Publisher LucasArts knows how to please a crowd. At today’s Comic-Con panel on Star Wars: The Force Unleashed II, speaker Hayden Blackman could barely get a word in edgewise between the bursts of spontaneous applause that regularly broke out like waves on the world’s geekiest beach. It probably helped that Blackman was in the process of dishing severe new information on SWTFU2 – starting with a cinema that appeared to be the game’s opening, then moving straight into a verbal walk through the first few levels’ plotline and ending with an eye-shattering gameplay demo. Here’s how it all went down.
Vader stands, looking down upon a kneeling Starkiller (wait – isn’t he dead? We’ll get to that). “Well done, my apprentice,” Vader intones, “but I have no further use for you.” At which point, Vader turns and walks out of the room, pausing only to give the guards the order, “Kill him.”
At that point, the stormtroopers make what might be the dumbest move in history and actually come closer to Starkiller, gathering in a circle around him. He tenses, and suddenly, the lights go out. A few errant shots bounce off the ground where he knelt, and just as one trooper says, “Where did he go?” the light of a saber igniting emerges through the front of his chest plate. Starkiller carves through the rest of the troopers like a buzz saw through a cereal box and blasts into a hallway, spreading destruction and death the whole way. He encounters a huge robot that extends its hand and blasts a flame toward him, but he just knee-slides under it and chops into its fuel tank from behind. It’s done for.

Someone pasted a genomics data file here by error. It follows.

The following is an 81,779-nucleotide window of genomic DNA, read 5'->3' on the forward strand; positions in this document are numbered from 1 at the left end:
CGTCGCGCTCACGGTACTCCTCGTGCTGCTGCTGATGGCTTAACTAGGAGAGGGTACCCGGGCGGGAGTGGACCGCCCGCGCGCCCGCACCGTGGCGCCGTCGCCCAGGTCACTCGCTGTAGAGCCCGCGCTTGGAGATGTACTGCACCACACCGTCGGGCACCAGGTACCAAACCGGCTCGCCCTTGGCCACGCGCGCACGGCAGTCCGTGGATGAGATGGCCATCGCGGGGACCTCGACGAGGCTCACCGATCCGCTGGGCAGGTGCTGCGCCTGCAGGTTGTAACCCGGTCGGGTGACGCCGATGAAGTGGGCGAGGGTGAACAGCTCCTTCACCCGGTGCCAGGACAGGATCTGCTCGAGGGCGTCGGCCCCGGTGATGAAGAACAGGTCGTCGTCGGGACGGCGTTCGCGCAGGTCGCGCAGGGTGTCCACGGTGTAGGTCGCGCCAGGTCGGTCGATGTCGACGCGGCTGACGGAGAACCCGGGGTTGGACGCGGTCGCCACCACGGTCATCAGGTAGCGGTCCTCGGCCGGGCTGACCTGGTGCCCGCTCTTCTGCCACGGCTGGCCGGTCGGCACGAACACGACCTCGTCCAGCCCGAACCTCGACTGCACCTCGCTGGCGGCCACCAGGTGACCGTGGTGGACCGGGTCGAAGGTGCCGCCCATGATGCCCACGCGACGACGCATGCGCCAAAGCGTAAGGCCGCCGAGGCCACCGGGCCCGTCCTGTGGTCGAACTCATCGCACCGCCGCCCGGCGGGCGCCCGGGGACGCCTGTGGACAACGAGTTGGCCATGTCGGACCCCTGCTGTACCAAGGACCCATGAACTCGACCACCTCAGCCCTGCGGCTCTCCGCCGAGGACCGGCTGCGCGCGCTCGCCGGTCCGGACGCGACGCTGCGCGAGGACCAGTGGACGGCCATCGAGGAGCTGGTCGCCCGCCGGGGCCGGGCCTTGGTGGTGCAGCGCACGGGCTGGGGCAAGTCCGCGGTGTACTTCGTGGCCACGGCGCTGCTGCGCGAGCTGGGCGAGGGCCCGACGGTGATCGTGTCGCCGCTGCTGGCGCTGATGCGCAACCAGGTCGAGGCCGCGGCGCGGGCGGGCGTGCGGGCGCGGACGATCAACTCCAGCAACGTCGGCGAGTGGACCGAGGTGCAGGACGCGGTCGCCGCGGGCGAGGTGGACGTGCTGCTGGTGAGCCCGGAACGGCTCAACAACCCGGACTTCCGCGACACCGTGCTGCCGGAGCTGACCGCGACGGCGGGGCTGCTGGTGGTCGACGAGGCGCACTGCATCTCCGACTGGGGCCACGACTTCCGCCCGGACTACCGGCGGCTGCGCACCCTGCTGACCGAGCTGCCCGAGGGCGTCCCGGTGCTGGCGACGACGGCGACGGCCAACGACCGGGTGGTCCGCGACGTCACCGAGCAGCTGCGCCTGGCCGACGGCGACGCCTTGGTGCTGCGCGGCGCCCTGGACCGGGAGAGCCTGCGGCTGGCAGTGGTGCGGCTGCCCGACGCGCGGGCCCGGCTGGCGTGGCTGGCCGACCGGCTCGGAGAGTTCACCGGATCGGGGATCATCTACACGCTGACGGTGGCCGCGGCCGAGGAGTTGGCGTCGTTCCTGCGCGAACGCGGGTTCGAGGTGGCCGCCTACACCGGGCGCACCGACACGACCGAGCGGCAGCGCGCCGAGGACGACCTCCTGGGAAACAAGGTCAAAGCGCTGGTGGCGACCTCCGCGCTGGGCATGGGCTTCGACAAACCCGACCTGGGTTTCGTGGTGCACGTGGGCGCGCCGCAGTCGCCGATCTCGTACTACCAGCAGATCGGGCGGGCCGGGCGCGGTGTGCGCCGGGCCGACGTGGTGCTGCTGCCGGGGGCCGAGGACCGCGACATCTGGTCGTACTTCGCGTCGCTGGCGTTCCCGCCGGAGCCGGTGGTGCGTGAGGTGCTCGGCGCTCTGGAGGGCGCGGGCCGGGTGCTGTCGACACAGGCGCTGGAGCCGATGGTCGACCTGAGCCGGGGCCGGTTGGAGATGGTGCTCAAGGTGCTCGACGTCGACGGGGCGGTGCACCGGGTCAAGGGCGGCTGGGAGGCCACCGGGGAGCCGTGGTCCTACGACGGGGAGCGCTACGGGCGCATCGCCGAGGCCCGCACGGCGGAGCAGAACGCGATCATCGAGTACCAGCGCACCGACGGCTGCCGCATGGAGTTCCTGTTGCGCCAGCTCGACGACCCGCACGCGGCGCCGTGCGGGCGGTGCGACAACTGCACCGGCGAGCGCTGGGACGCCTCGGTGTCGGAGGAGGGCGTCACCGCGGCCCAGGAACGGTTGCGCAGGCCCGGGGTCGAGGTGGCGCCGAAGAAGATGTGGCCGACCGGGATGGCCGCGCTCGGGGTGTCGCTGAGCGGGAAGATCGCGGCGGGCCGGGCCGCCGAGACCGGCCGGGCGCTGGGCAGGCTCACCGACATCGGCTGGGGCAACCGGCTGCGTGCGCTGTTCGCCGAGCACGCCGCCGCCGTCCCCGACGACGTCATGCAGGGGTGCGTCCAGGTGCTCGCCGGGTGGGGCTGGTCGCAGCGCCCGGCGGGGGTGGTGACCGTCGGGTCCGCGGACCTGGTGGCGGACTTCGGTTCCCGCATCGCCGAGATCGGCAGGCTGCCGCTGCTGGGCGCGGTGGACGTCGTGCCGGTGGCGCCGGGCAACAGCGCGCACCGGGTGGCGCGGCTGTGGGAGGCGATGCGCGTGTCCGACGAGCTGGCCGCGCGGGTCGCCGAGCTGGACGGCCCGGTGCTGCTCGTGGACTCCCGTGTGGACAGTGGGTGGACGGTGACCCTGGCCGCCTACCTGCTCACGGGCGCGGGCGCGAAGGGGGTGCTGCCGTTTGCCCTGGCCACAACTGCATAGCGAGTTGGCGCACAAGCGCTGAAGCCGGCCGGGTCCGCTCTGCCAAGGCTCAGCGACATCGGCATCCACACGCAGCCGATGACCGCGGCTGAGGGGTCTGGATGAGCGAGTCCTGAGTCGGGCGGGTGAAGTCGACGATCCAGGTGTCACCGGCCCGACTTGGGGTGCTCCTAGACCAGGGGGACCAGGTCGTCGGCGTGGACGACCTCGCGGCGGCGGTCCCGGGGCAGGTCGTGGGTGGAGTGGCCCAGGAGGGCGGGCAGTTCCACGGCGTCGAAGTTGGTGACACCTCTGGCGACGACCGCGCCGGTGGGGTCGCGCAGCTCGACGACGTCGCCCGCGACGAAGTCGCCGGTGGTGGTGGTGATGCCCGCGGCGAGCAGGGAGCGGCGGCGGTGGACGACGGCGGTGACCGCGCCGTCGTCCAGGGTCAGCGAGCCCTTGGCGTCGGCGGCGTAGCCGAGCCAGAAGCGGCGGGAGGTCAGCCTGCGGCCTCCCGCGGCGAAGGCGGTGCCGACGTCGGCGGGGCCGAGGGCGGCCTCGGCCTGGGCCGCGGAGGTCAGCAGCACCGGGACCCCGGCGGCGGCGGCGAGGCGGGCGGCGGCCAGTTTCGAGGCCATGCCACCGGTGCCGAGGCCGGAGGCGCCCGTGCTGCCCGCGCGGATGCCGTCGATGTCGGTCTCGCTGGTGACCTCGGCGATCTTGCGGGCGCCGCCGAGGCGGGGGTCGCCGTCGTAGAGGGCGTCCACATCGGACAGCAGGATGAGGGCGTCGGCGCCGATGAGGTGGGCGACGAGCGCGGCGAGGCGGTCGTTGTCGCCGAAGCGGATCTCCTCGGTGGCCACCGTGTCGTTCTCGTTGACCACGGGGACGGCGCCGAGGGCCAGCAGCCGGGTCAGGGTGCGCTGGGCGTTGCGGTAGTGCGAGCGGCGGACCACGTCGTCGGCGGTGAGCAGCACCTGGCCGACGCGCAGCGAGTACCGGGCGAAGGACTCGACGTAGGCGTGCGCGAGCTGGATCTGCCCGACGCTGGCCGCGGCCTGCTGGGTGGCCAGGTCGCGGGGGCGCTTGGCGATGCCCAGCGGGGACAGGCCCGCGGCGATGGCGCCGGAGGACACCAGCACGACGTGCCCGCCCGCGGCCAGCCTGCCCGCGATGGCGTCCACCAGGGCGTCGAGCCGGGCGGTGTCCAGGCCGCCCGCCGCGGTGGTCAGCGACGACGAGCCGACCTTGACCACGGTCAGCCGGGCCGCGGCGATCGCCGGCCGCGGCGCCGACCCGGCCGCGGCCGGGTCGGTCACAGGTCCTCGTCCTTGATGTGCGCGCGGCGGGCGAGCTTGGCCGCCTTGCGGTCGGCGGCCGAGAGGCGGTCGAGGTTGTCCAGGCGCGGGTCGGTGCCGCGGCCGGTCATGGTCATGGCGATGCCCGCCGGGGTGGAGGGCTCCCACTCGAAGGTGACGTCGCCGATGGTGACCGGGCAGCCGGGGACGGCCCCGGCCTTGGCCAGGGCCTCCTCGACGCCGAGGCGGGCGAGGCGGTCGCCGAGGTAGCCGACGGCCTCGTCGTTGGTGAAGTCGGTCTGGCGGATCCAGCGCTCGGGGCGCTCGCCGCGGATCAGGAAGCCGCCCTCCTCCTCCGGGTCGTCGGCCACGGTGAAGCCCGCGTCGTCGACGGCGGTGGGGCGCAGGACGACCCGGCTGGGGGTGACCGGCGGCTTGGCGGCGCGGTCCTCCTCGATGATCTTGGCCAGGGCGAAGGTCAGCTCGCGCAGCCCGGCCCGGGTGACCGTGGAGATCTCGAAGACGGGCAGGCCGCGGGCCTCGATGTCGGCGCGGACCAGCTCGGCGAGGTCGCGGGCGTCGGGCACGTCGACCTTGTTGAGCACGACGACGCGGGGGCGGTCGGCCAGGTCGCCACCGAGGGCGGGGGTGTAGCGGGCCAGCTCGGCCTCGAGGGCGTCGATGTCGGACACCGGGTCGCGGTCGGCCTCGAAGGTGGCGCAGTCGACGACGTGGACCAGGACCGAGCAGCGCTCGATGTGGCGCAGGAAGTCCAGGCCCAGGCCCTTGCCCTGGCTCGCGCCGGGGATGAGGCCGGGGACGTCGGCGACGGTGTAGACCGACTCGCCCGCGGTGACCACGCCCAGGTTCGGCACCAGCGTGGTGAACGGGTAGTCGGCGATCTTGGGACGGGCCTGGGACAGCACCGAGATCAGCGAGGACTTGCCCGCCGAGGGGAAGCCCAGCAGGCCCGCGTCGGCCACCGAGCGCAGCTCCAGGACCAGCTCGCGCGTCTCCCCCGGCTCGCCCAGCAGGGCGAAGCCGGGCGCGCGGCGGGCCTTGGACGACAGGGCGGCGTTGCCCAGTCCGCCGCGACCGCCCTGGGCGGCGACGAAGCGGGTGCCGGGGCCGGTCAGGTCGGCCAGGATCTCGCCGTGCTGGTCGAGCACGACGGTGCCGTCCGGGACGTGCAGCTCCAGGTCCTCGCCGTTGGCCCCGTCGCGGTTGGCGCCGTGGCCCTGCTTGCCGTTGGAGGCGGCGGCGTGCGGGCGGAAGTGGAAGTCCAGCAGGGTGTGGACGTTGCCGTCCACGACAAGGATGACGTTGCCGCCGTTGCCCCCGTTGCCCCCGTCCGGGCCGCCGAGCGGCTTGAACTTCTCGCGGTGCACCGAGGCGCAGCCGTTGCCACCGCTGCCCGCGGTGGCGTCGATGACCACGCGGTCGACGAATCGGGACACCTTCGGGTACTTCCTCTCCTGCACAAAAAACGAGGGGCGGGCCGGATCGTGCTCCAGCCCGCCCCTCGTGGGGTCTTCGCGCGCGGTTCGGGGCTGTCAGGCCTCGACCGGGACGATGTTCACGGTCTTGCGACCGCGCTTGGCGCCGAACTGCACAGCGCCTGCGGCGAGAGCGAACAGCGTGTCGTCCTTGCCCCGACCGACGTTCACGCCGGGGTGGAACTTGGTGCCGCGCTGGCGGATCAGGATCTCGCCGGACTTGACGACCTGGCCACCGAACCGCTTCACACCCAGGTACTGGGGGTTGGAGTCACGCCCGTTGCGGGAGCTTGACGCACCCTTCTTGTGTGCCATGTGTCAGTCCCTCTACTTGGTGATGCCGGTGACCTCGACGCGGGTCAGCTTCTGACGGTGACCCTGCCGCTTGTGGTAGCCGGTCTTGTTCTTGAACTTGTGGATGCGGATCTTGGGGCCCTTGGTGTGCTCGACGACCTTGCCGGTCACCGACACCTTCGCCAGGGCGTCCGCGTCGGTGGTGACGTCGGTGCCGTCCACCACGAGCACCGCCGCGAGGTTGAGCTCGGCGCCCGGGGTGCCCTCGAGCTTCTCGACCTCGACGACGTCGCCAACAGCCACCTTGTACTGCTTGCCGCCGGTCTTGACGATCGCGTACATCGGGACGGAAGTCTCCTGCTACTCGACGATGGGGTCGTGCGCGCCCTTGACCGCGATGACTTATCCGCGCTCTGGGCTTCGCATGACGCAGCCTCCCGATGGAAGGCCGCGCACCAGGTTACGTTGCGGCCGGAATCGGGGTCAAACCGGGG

Moving outside onto a raised catwalk piled high with soon-to-be dead troopers, Starkiller’s dual sabers spin almost faster than the eye can follow. Then, when he seems to be surrounded, he levitates into the air and blasts out a blue globe of pure force power, which reduces the front few rows of troopers to ash and concusses the rest back. This guy is clearly a badass of the highest order.
A massive, four-legged spider-bot appears and discharges a huge beam of yellow lightning directly at Starkiller – but he blocks it with his hand. That was the droid’s one chance; Starkiller throws his saber, slicing through one leg, then lifts the entire mech into the air, force-rips off all its legs, then leaps up and slices the main carapace in two.
At that moment, the camera cuts to a dark room. But it’s only dark for a slit second. A light snaps on, revealing a person who looks just like Starkiller floating in what looks like Luke’s bacta tank from Empire Strikes Back. Then, lights flick on in at least nine more tanks. They all contain identical beings, clearly clones of Starkiller. And Vader stands watching over them, his mechanical breathing the only sound.
At that point, Blackman gets up and acknowledges the one thing anyone who finished the first game was thinking: “How exactly is Starkiller alive again?”
Apparently, the game opens six months after the first game, with the same scene of Vader and Starkiller talking that the cinema portrayed. However, the thing that we didn’t see in the cinema was that Vader actually told this Starkiller that he was a clone. In fact, he’s apparently a failed clone – because Vader has been using experimental, accelerated cloning methods and memory dumps, this Starkiller is haunted by the original Starkiller’s feelings for Juno Eclipse (the original Starkiller’s girlfriend, who piloted his ship, the Rogue Shadow). He can’t even pretend to kill a holographic projection of her. Vader explains that means he’s a broken clone. Useless and broken.